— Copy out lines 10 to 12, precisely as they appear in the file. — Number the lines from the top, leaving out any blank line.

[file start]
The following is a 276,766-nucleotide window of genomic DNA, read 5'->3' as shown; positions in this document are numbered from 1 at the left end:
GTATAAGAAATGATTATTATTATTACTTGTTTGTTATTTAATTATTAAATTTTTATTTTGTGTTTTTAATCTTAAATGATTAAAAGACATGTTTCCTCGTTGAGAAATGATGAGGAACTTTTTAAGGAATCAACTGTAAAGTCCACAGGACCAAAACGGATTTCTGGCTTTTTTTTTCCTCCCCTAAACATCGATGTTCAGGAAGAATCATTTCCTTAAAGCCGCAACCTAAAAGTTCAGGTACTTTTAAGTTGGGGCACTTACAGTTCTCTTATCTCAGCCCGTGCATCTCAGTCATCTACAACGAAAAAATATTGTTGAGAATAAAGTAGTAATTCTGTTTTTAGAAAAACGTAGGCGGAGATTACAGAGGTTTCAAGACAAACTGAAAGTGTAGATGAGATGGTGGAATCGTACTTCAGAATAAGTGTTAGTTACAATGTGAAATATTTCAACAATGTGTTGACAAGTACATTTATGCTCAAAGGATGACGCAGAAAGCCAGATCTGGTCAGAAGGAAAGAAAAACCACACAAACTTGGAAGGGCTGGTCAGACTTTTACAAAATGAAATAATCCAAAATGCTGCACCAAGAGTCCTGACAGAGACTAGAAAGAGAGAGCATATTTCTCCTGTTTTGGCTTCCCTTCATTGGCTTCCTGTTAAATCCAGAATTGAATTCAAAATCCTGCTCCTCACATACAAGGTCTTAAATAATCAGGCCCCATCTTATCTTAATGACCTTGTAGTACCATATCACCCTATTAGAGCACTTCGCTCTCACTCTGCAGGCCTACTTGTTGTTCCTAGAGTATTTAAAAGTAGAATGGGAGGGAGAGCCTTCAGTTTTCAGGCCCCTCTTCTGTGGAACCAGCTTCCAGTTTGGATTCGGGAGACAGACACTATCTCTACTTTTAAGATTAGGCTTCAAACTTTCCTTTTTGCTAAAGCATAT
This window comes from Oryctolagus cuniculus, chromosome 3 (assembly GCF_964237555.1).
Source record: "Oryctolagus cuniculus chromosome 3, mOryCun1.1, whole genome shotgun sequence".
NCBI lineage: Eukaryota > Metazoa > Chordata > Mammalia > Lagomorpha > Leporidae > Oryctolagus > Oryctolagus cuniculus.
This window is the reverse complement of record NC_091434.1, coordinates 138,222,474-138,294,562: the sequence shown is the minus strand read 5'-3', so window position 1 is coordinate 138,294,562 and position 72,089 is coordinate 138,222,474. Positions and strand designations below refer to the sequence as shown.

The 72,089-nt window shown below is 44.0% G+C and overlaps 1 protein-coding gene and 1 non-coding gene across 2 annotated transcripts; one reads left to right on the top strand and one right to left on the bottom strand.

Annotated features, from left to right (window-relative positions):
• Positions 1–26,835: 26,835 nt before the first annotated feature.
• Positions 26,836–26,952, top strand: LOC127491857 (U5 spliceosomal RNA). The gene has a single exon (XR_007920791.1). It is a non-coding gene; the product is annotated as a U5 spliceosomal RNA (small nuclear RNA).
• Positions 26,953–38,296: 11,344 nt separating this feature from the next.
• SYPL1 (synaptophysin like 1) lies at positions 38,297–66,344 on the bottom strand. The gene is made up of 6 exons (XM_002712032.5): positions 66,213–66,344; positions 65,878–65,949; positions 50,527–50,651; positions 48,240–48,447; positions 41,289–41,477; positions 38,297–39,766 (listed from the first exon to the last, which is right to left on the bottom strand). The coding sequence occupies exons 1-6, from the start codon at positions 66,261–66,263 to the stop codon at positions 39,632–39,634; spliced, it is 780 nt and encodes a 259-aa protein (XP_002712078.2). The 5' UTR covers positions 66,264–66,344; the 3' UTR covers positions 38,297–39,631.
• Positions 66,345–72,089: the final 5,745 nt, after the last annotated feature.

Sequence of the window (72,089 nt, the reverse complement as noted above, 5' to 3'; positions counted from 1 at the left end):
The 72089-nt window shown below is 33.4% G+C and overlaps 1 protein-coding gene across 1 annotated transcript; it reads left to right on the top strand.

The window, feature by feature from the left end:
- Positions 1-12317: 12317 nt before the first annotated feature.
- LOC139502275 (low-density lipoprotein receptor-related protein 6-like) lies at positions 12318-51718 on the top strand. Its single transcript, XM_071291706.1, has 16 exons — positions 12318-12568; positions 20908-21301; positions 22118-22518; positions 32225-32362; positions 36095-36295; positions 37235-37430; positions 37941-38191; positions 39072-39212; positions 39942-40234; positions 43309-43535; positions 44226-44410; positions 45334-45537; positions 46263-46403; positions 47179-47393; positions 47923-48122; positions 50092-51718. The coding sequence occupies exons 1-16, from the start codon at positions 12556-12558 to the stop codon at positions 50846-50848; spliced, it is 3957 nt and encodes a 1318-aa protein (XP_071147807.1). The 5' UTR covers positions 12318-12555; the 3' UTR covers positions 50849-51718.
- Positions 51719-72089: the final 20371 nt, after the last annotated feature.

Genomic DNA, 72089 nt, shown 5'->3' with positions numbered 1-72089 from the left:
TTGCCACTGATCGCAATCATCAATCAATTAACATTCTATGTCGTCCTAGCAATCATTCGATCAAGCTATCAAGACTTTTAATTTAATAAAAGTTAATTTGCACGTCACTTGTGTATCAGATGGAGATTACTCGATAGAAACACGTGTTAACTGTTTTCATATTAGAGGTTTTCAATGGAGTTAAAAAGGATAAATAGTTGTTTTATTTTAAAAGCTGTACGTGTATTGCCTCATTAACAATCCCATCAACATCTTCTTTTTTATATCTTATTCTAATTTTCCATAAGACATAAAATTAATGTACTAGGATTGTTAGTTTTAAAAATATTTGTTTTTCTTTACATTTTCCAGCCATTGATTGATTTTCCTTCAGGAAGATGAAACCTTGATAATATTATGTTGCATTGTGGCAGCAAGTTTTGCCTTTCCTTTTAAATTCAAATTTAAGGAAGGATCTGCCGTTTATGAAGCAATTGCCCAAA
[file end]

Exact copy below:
• Positions 26,836–26,952, top strand: LOC127491857 (U5 spliceosomal RNA). The gene has a single exon (XR_007920791.1). It is a non-coding gene; the product is annotated as a U5 spliceosomal RNA (small nuclear RNA).
• Positions 26,953–38,296: 11,344 nt separating this feature from the next.
• SYPL1 (synaptophysin like 1) lies at positions 38,297–66,344 on the bottom strand. The gene is made up of 6 exons (XM_002712032.5): positions 66,213–66,344; positions 65,878–65,949; positions 50,527–50,651; positions 48,240–48,447; positions 41,289–41,477; positions 38,297–39,766 (listed from the first exon to the last, which is right to left on the bottom strand). The coding sequence occupies exons 1-6, from the start codon at positions 66,261–66,263 to the stop codon at positions 39,632–39,634; spliced, it is 780 nt and encodes a 259-aa protein (XP_002712078.2). The 5' UTR covers positions 66,264–66,344; the 3' UTR covers positions 38,297–39,631.